There is the possibly of a new hit region api in canvas that can be used as a way to define additional interactivity for objects that are drawn in a canvas. As of this writing there is very poor browser support for this, in fact it does not seem to work at all in any browser that I use at least.
I do not think that a hit region area should really be the responsibility of a canvas drawing api any way, and that a canvas element does not need to be a replacement for other HTML elements. Sure the subject will come up often, but hit detection should be a part of the class, model, framework or whatever it is that you are using outside of just the canvas element and the drawing api alone.
One way to make it so you have a hit area in the canvas is to use a basic bounding box collision detection method. This kind of method should be a part of a framework that you are using, if you are just going vanilla js style though you could start out with just something like this maybe.
A method such as this can be used to find out if one box area overlaps another, and can then be used in conjunction with many other methods and objects to create, and mutate a state. That state then just needs to be rendered to the canvas.
Now that I have covered how to have a simple bound box collision detection method, I can now use that to make it so that when and area of the canvas is clicked that results in some kind of action. In this section I have an example that uses the bounding box method to know that and area is clicked and when such an area is click I cycle over some indexed color values for that area. In other words when the area is click it changes color, not the most interesting example, but it is a start when it comes to this sort of thing with canvas.
I can not say that this is the best way to go about setting up some buttons in a canvas project, but you get the general idea. A hit detection method can be used to find out of an object was clicked or not, and then some kind of action can be preformed. In a real project I might go about pulling code like this into a module of sorts, and also make the objects a little more flashy.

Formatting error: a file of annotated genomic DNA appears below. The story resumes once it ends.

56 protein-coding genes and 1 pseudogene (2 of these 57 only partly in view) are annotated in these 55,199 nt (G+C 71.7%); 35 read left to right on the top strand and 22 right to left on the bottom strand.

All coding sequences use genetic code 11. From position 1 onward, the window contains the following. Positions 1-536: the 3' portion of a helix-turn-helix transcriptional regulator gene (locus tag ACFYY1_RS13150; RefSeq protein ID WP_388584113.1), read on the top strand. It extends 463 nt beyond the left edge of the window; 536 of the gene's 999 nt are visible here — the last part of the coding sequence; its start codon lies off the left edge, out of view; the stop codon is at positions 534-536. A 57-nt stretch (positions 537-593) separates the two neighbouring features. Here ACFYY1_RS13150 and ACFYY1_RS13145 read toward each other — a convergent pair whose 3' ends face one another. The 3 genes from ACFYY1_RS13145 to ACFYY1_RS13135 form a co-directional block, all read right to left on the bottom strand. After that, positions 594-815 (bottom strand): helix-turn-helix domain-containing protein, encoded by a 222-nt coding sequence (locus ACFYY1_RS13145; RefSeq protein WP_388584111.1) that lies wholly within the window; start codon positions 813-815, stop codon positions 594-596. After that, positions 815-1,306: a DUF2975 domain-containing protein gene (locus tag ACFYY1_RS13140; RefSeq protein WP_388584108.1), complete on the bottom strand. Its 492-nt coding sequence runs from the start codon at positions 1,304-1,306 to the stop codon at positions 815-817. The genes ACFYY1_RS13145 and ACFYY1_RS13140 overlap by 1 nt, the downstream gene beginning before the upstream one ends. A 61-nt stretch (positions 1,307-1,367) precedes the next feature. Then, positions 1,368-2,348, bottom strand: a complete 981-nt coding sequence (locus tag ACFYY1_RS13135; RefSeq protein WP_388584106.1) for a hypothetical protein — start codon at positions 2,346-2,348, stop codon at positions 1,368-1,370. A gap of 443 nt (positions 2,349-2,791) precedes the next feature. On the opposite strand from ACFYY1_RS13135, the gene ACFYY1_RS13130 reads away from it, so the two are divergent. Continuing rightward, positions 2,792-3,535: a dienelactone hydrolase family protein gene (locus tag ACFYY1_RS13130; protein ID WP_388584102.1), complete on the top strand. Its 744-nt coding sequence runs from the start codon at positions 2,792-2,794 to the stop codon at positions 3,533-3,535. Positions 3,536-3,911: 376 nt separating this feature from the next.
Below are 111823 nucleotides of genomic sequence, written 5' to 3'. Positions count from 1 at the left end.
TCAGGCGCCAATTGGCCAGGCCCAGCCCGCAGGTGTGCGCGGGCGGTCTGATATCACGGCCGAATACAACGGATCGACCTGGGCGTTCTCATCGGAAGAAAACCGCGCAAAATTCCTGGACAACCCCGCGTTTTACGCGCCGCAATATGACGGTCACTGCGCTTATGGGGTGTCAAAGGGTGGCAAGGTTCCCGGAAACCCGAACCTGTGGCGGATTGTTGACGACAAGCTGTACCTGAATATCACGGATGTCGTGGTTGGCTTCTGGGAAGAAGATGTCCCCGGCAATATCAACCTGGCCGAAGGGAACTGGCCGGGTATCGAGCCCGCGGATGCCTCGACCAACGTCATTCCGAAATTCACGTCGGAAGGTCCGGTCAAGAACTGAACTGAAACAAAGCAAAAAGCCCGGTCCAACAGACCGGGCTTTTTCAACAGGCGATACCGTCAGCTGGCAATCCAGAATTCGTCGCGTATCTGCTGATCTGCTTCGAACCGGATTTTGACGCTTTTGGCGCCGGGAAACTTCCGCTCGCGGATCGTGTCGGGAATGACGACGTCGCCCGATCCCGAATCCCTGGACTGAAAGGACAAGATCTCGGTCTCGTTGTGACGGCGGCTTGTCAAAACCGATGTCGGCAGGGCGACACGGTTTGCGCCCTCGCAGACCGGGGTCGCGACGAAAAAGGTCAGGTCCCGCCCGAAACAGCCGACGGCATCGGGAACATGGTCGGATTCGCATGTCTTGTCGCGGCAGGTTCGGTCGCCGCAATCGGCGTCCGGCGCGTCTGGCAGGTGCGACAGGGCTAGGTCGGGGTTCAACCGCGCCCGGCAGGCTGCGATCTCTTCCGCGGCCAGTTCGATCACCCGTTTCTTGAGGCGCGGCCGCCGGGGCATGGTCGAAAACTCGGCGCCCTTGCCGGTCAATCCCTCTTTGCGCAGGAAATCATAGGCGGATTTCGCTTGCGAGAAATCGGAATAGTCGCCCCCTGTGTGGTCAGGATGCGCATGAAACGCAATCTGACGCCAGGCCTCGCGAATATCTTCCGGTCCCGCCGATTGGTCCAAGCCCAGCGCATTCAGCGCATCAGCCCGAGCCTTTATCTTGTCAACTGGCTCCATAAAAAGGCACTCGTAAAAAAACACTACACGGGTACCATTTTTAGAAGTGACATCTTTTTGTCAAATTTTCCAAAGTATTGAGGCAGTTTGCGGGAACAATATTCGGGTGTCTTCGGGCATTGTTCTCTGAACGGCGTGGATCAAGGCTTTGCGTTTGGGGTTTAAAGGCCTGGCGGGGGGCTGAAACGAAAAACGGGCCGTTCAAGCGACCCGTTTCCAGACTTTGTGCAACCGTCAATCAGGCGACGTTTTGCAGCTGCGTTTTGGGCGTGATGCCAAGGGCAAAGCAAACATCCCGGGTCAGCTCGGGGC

So this is not really an end point in development for several reasons. When it comes to making a game a functional approach might not always be a such a great idea because of the performance loss from cloning objects with certain methods that will not mutate in place. Also when it comes to a real project I am likely going to need this to do a bit more than just creating box objects, bounding box collision detection, and moving a box by a heading and delta. Still for just the sake of canvas hit areas this alone will do the trick.
So then I will want a draw.js file that can be used to draw a box object to a canvas element. In addition I will place any additional draw methods hear that I will want to use from a project in general. For now I am just pulling the process of drawing a plain background into its own methods, but if this where to grow into something more this module would have a lot more going on.
Once I have my reference to the canvas element, and the 2d drawing context, I create two box objects, and use the bounding box method of my box module to find out if they overlap or not. If so I set the color of one of them to red as a result if they do overlap.
Not a big deal here in this example, however in a real project I would use bounding box to find out if a user has clicked a box area that is a button, or an enemy display object if it where some kind of game project.
So for the most part I try to just stick to bounding box collision detection if I can. With some projects I might just have to use something more advanced, but often doing so often will eat up more resources. Bounding box collision detection is very simple and to the point with this, and it will not eat up as much over head as a more pixel perfect solution would.